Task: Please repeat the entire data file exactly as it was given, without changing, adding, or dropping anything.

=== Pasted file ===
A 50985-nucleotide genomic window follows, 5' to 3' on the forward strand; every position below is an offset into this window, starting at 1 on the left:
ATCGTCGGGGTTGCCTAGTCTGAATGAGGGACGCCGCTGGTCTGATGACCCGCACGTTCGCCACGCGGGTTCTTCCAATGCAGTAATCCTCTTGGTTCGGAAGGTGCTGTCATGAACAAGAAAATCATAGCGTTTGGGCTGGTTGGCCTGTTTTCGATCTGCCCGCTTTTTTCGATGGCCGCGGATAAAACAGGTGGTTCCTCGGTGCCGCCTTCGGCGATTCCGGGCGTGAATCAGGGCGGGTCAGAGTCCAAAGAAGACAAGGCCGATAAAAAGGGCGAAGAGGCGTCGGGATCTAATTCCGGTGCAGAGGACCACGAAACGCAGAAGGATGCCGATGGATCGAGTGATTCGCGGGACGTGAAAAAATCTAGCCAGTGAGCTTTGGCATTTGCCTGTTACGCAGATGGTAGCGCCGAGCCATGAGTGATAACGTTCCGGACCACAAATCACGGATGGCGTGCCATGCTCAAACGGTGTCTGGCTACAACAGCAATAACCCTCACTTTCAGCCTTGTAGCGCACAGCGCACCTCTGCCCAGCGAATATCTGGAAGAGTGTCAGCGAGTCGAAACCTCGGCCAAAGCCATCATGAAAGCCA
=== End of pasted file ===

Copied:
A 50985-nucleotide genomic window follows, 5' to 3' on the forward strand; every position below is an offset into this window, starting at 1 on the left:
ATCGTCGGGGTTGCCTAGTCTGAATGAGGGACGCCGCTGGTCTGATGACCCGCACGTTCGCCACGCGGGTTCTTCCAATGCAGTAATCCTCTTGGTTCGGAAGGTGCTGTCATGAACAAGAAAATCATAGCGTTTGGGCTGGTTGGCCTGTTTTCGATCTGCCCGCTTTTTTCGATGGCCGCGGATAAAACAGGTGGTTCCTCGGTGCCGCCTTCGGCGATTCCGGGCGTGAATCAGGGCGGGTCAGAGTCCAAAGAAGACAAGGCCGATAAAAAGGGCGAAGAGGCGTCGGGATCTAATTCCGGTGCAGAGGACCACGAAACGCAGAAGGATGCCGATGGATCGAGTGATTCGCGGGACGTGAAAAAATCTAGCCAGTGAGCTTTGGCATTTGCCTGTTACGCAGATGGTAGCGCCGAGCCATGAGTGATAACGTTCCGGACCACAAATCACGGATGGCGTGCCATGCTCAAACGGTGTCTGGCTACAACAGCAATAACCCTCACTTTCAGCCTTGTAGCGCACAGCGCACCTCTGCCCAGCGAATATCTGGAAGAGTGTCAGCGAGTCGAAACCTCGGCCAAAGCCATCATGAAAGCCA